Threaded socket server in Python

We’ve already seen how to create a simple socket server in Python, but sometimes we need to handle multiple incoming requests simultaneously, that require processor-heavy computation from the server. That’s what a threaded socket server can achieve.

This tutorial assumes a basic understanding of Python and socket programming. Feel free to read our previous article on creating a simple socket server for an easier introduction to sockets in Python.

Also note that the example given in this article is only one way to implement a threaded socket server; it may not be the best. It is only meant to give an overview of what a threaded socket server is, and how it’s possible to implement one.

The idea

The problem with a socket server running on a single thread is that it can only handle one request at a time. This is fine as long as the server doesn’t need to do any processor intensive task for each client, in which case a multi-threaded approach is usually better. Using a single thread for each client can significantly reduce the impact that processing data for other clients has on a given connection.


The basic architecture of a threaded socket server is the following:

  • A main entity listens for incoming connections on a given host/port. We’ll name this class SocketServer. We’ll make it inherit the Python Thread class so we can execute other tasks while it’s running.
  • Every time SocketServer receives a new connection, it will create a new SocketServerThread object. This object will be responsible for the connection. It will handle incoming messages (for this article we’ll just make it print them to the standard output) and client disconnection.
  • SocketServer  should keep track of the SocketServerThreads  it created, so it can properly terminate them when it finished. We’ll simply use an array for that.
  • For the sake of clarity, SocketServer  will assign a unique number to each SocketServerThread . This will allow us to see which  SocketServerThread  receives which data.


This class will contain the following methods:

  • Constructor: Initialize the socket with a host and port.
  • close() : Terminate and wait on each SocketServerThread , and close the main socket.
  • run() : Start the socket server, and run until the thread is stopped. For each incoming socket connection, start a new SocketServerThread .
  • stop() : Stop the execution of the run()  loop.

The code for the SocketServer  is the following:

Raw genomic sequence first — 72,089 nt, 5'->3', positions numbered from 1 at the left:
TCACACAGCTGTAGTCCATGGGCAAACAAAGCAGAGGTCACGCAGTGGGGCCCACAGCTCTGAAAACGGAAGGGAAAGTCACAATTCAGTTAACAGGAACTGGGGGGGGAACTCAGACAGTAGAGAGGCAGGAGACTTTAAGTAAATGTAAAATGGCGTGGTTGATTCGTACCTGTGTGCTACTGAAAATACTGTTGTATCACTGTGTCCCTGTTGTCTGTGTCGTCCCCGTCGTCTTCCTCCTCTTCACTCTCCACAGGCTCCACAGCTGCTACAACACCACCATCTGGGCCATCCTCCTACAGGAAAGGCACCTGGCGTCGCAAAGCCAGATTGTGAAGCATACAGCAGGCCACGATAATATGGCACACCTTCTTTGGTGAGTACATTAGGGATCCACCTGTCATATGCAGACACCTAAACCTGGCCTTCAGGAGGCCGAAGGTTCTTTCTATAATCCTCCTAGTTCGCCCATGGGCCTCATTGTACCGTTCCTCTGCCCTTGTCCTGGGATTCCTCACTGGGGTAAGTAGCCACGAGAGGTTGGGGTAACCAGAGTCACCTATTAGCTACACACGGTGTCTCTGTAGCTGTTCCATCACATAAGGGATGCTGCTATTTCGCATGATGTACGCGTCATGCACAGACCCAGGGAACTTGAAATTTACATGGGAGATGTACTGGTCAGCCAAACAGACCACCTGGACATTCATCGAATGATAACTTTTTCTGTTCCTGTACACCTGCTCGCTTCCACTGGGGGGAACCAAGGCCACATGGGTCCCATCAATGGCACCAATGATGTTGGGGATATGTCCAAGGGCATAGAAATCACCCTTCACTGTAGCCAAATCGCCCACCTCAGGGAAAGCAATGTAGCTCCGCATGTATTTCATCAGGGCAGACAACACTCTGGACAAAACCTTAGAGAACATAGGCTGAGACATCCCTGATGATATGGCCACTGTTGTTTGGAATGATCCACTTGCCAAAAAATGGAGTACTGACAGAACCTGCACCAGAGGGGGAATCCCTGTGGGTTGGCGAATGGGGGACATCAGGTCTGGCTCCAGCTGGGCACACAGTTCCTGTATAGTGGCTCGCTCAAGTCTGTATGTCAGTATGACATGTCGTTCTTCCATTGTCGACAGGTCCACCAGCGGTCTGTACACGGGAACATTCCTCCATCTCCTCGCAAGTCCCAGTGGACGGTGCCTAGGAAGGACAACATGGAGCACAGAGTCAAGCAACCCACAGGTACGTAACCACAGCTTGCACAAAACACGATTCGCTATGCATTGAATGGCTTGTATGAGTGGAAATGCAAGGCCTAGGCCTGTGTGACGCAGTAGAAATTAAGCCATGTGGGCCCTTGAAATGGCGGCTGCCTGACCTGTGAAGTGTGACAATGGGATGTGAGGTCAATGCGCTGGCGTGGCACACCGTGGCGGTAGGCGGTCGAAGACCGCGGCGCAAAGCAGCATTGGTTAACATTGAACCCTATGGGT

It contains the methods:

  • Constructor: simply set variables used to keep track of the socket address and port, and the number assigned to this thread.
  • run() : Keep accepting incoming data until the thread is terminated, or the client has disconnected (detected by receiving an empty message when select  indicates that rdy_read  is greater than 0). On incoming messages we just print the message out.
  • stop() : Stop the execution of the run()  loop.
  • close() : Properly close the socket.

The code for this class is the following:

Main function

Let’s write a main()  function that will start our server, wait 2 minutes, and stop the server. Stopping the server will allow us to test that the stop()  function does terminate all SocketServerThreads  started by the SocketServer .

Don’t forget to include this at the bottom of your Python script:


The following import statements are necessary:


For this test we’ll use 4 terminals. One of them will run our threaded socket server, and the other 3 will run nc  (netcat) to send messages to the server. Here is what we should expect from this test:

  • Each new netcat process should result in a new SocketServerThread . This will be shown by the number associated to the SocketServerThread .
  • Each message from a netcat process should be printed out by the correct SocketServerThread
  • The correct SocketServerThread should be stopped when a netcat process is terminated.
  • At the end of the 2 minutes delay, any SocketServerThread that is still active should be terminated, as well as the SocketServer . As a result, the associated netcat processes should return.

Below is a screenshot of the test:

Test of the threaded socket server in Python
Test of the threaded socket server in Python

As we can see, every test case listed above is working.


We’ve learned how to create a threaded socket server in Python, and seen that it’s not complicated and can easily be incorporated in a project that needs it.

Of course, a threaded socket server is not needed it you just want to print out the messages received, but in a situation where the server needs to execute processor-heavy tasks, such a design would greatly improve the performance perceived by each client. As always in software development, the best solution depends on what you need to achieve. Feel free to experiment, use this example in your project, and see what you can improve!

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